This year started with the remarkable visit of Japanese Prime Minister Shinzo Abe to Saudi Arabia as the first foreign leader in the Kingdom’s G20 presidency year. The warm and traditional hospitality in AlUla shown by Crown Prince Mohammed bin Salman is good testimony to the close relationship and mutual trust that our two leaders have built.
Three years have passed since the succession of Prince Mohammed bin Salman, deputy prime minister and minister of defense, to the position of crown prince of Saudi Arabia in 2017. Nobody denies that the changes that he introduced have created many milestones, turning Saudi Arabia into a nation as open, lively, prosperous, culturally rich and hospitable as its people.
This change would not have been possible without Saudi Vision 2030. It is the honest articulation of the crown prince’s concept not only for a new Saudi Arabia but also representing the identity and expectation of the Saudi people, in particular, its young generation. We value this so much.
Japan, for its part, is a strong supporter of Saudi Vision 2030. To support this vision, Japan is committed to steadily implementing various projects under the framework of Japan-Saudi Vision 2030, which is a bilateral win-win initiative aiming for greater synergy from the growth strategies of both economies.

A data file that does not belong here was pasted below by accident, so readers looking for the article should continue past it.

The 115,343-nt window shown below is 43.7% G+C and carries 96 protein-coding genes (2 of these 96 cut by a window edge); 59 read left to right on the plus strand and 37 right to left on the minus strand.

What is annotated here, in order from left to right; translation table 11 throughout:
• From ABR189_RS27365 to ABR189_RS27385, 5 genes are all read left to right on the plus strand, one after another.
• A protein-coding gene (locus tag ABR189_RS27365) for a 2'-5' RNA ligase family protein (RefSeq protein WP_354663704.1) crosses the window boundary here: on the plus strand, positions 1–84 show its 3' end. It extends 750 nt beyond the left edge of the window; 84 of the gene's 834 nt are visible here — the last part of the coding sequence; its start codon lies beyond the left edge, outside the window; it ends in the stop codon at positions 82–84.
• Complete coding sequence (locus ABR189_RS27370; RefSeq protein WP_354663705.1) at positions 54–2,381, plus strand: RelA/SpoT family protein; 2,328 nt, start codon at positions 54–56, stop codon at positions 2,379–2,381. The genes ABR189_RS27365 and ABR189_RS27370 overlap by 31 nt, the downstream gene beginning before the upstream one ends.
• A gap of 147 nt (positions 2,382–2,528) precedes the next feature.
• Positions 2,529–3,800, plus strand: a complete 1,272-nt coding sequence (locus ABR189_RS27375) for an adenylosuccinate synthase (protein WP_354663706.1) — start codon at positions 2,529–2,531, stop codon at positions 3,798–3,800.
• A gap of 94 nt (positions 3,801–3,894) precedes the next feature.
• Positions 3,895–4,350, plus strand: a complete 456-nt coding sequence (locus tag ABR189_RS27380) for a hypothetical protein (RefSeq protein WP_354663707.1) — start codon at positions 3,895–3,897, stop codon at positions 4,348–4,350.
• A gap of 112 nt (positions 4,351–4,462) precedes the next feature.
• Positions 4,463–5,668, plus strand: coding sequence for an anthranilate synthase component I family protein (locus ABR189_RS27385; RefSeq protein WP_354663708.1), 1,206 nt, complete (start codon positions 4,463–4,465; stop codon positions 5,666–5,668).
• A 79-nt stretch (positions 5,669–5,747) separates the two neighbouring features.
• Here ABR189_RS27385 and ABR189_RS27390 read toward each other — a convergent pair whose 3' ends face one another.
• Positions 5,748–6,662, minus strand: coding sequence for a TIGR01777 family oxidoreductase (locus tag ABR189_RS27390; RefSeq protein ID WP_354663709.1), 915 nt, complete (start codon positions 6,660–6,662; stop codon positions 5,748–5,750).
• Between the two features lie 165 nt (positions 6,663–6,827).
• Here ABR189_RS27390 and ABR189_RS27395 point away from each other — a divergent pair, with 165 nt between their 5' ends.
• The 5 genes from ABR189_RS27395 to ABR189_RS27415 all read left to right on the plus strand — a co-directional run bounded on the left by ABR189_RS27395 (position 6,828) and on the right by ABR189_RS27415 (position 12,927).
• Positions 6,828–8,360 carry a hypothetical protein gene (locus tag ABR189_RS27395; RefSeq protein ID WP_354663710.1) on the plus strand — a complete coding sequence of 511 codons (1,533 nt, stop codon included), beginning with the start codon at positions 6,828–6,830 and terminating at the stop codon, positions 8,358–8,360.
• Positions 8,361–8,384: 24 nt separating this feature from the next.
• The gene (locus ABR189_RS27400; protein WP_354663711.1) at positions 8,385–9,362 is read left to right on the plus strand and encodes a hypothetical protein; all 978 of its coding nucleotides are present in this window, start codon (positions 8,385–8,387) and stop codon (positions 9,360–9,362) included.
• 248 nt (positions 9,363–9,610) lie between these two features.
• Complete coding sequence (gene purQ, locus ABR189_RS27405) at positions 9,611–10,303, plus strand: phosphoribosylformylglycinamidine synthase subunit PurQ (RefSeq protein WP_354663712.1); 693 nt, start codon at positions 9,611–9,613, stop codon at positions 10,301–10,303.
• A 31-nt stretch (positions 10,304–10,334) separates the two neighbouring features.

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The Japan-Saudi Vision 2030 was born in 2016 when Prince Mohammed visited Japan officially as the deputy crown prince, and had a very fruitful meeting with Prime Minster Abe. Since then, both leaders have discussed how the two countries can best develop this common vision. The number of projects has increased to 69 from 31, and the number of ministries’ and institutions’ participating has increased to 65 from 41.
Now we are fighting the coronavirus disease (COVID-19) pandemic, which has already claimed a lot of lives worldwide. Although a recent rise in new infections in Saudi Arabia should be a matter of concern, I am confident that the Saudi authorities and society can continue to keep the situation under control by curbing the spread of COVID-19 and containing fatality rates.
Despite the difficulties, it is admirable that the Saudi government has demonstrated its leadership in addressing the COVID-19 crisis and other global issues. In March, it held the extraordinary summit of the G20 leaders, and this month, it committed $500 million for combating COVID-19 and another $500 million for supporting the UN humanitarian response in Yemen. It is also worth mentioning that the Saudi government has been trying to stabilize the oil market affected by the current crisis. I have no doubt that the Kingdom will lead the international community in the coming G20 leaders’ meeting in November with outcomes to guide the world into the days post-pandemic, where we will surely witness a drastic “paradigm shift” for the better future of mankind.
On this happy occasion, I would like to renew my best wishes to thestodian of the Two Holy Mosques King Salman bin Abdul Aziz Al-Saud; Crown Prince Mohammed bin Salman; the Saudi government, and its people. I would also like to thank, at this juncture in particular, all those who devote themselves to combatting COVID-19 so as to keep the community safe. Let me conclude my words with the quote: “After a storm does a calm come.” I indeed hope to see a more beautiful calm than ever before!
- Uemura Tsukasa is the Japanese ambassador to Saudi Arabia